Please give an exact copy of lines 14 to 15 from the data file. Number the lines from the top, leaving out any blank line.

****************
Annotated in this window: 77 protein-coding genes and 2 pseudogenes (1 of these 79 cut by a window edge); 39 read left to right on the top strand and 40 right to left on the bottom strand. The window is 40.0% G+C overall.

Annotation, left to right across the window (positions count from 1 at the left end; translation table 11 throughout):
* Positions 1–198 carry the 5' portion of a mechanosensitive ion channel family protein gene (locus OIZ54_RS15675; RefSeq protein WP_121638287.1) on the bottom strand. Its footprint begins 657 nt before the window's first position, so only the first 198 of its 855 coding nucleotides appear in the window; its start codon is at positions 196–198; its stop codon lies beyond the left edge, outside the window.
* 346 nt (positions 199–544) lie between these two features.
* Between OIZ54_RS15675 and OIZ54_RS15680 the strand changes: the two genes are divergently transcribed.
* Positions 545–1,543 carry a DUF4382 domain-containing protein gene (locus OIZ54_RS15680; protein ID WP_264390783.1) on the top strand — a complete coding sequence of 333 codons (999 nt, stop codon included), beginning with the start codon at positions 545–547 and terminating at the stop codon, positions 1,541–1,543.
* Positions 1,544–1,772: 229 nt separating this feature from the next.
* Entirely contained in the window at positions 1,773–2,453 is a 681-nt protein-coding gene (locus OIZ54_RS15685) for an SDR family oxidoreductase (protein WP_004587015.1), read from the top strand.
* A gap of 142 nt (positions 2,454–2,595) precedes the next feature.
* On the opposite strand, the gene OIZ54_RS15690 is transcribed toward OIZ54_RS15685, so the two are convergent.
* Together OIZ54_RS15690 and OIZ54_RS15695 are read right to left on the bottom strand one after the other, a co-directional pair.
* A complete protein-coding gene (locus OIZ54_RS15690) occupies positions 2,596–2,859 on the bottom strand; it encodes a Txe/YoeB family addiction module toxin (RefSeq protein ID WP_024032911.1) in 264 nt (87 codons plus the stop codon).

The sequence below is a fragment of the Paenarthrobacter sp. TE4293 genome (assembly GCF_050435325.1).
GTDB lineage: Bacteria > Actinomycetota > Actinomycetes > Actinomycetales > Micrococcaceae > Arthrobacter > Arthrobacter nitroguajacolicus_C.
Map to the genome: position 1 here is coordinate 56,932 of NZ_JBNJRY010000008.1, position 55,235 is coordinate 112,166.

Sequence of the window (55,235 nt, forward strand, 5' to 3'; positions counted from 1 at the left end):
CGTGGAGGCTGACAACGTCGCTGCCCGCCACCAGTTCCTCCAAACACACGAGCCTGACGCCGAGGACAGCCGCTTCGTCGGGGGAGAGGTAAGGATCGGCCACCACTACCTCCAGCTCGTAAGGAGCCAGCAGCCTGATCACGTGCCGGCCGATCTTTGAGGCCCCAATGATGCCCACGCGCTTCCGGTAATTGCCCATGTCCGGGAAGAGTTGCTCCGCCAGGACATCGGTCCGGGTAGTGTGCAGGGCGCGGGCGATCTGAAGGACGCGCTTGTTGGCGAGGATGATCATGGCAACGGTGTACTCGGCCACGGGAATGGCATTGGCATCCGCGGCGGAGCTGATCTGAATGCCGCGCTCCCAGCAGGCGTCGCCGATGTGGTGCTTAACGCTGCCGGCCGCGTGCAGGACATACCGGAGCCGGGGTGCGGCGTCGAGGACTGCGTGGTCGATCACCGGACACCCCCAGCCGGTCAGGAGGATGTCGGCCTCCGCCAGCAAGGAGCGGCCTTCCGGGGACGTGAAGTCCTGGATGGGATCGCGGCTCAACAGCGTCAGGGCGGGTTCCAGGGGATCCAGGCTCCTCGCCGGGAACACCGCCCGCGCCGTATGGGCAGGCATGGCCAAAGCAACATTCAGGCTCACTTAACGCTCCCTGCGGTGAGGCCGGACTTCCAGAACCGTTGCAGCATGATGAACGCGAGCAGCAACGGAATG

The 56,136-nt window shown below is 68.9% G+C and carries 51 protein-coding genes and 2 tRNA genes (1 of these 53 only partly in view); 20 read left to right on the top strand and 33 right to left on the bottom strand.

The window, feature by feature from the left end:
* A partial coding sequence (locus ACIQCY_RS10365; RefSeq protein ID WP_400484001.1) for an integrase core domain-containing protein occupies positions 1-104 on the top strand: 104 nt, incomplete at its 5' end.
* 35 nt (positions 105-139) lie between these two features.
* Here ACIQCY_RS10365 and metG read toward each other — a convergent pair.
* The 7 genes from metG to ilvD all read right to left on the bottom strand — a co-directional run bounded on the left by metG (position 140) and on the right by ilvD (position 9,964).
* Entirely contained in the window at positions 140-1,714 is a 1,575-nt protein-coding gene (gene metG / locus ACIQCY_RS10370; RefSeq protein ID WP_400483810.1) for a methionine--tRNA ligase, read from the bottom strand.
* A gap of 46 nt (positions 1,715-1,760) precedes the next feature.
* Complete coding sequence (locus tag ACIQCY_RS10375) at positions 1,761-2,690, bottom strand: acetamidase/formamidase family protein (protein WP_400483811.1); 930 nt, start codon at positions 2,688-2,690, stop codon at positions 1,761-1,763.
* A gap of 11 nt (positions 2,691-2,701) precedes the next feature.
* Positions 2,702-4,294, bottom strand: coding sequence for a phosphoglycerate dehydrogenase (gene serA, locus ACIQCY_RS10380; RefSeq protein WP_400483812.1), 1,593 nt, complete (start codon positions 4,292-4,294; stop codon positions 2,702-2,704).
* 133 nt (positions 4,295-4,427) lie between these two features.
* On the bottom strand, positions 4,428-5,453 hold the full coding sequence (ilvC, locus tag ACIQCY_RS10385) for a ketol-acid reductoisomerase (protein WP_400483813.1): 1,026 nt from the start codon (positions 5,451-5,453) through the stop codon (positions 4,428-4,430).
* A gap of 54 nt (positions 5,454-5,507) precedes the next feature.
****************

GTDB lineage: Bacteria > Actinomycetota > Actinomycetes > Actinomycetales > Micrococcaceae > Arthrobacter > Arthrobacter nitroguajacolicus_C.
Map to the genome: position 1 here is coordinate 56,932 of NZ_JBNJRY010000008.1, position 55,235 is coordinate 112,166.